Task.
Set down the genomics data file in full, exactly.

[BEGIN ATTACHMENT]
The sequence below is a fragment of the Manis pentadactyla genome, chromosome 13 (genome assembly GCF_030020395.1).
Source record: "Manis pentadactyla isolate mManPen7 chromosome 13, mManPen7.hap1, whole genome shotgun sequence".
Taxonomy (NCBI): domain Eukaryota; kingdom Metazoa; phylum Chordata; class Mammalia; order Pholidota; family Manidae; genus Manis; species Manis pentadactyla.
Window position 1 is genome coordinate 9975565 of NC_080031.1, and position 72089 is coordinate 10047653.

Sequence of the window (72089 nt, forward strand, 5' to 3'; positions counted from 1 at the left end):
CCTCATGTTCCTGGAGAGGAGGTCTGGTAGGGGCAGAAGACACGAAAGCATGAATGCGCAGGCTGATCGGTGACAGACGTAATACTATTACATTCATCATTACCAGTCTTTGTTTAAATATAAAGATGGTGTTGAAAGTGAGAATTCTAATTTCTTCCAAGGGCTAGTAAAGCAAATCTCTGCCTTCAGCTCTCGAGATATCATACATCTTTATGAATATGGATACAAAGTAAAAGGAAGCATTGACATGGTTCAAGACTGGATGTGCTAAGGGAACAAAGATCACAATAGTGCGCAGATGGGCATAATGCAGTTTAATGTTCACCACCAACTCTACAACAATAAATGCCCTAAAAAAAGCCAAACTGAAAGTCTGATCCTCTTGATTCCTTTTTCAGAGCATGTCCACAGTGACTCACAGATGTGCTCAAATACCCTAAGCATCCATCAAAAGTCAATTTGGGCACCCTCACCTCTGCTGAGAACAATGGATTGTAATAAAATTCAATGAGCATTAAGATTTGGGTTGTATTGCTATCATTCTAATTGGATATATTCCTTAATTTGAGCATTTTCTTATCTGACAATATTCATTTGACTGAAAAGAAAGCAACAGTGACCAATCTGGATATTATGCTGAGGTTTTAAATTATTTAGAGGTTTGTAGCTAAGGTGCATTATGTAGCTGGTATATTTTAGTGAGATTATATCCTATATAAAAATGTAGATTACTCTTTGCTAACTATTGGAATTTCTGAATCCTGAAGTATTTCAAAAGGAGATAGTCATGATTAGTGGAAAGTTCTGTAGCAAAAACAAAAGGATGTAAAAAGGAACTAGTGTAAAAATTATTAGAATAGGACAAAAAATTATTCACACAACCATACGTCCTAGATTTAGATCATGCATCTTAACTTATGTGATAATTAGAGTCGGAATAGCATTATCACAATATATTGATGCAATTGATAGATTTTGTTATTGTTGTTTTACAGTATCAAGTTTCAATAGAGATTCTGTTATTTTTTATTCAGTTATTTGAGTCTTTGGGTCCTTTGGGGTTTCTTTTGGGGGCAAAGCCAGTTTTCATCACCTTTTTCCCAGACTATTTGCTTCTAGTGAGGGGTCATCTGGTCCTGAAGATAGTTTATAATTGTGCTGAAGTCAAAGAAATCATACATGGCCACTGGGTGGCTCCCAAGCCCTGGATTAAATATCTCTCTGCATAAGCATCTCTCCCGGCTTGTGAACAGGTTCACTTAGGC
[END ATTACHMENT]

The sequence below is a fragment of the Manis pentadactyla genome, chromosome 13 (genome assembly GCF_030020395.1).
Source record: "Manis pentadactyla isolate mManPen7 chromosome 13, mManPen7.hap1, whole genome shotgun sequence".
Taxonomy (NCBI): domain Eukaryota; kingdom Metazoa; phylum Chordata; class Mammalia; order Pholidota; family Manidae; genus Manis; species Manis pentadactyla.
Window position 1 is genome coordinate 9975565 of NC_080031.1, and position 72089 is coordinate 10047653.

Sequence of the window (72089 nt, forward strand, 5' to 3'; positions counted from 1 at the left end):
CCTCATGTTCCTGGAGAGGAGGTCTGGTAGGGGCAGAAGACACGAAAGCATGAATGCGCAGGCTGATCGGTGACAGACGTAATACTATTACATTCATCATTACCAGTCTTTGTTTAAATATAAAGATGGTGTTGAAAGTGAGAATTCTAATTTCTTCCAAGGGCTAGTAAAGCAAATCTCTGCCTTCAGCTCTCGAGATATCATACATCTTTATGAATATGGATACAAAGTAAAAGGAAGCATTGACATGGTTCAAGACTGGATGTGCTAAGGGAACAAAGATCACAATAGTGCGCAGATGGGCATAATGCAGTTTAATGTTCACCACCAACTCTACAACAATAAATGCCCTAAAAAAAGCCAAACTGAAAGTCTGATCCTCTTGATTCCTTTTTCAGAGCATGTCCACAGTGACTCACAGATGTGCTCAAATACCCTAAGCATCCATCAAAAGTCAATTTGGGCACCCTCACCTCTGCTGAGAACAATGGATTGTAATAAAATTCAATGAGCATTAAGATTTGGGTTGTATTGCTATCATTCTAATTGGATATATTCCTTAATTTGAGCATTTTCTTATCTGACAATATTCATTTGACTGAAAAGAAAGCAACAGTGACCAATCTGGATATTATGCTGAGGTTTTAAATTATTTAGAGGTTTGTAGCTAAGGTGCATTATGTAGCTGGTATATTTTAGTGAGATTATATCCTATATAAAAATGTAGATTACTCTTTGCTAACTATTGGAATTTCTGAATCCTGAAGTATTTCAAAAGGAGATAGTCATGATTAGTGGAAAGTTCTGTAGCAAAAACAAAAGGATGTAAAAAGGAACTAGTGTAAAAATTATTAGAATAGGACAAAAAATTATTCACACAACCATACGTCCTAGATTTAGATCATGCATCTTAACTTATGTGATAATTAGAGTCGGAATAGCATTATCACAATATATTGATGCAATTGATAGATTTTGTTATTGTTGTTTTACAGTATCAAGTTTCAATAGAGATTCTGTTATTTTTTATTCAGTTATTTGAGTCTTTGGGTCCTTTGGGGTTTCTTTTGGGGGCAAAGCCAGTTTTCATCACCTTTTTCCCAGACTATTTGCTTCTAGTGAGGGGTCATCTGGTCCTGAAGATAGTTTATAATTGTGCTGAAGTCAAAGAAATCATACATGGCCACTGGGTGGCTCCCAAGCCCTGGATTAAATATCTCTCTGCATAAGCATCTCTCCCGGCTTGTGAACAGGTTCACTTAGGC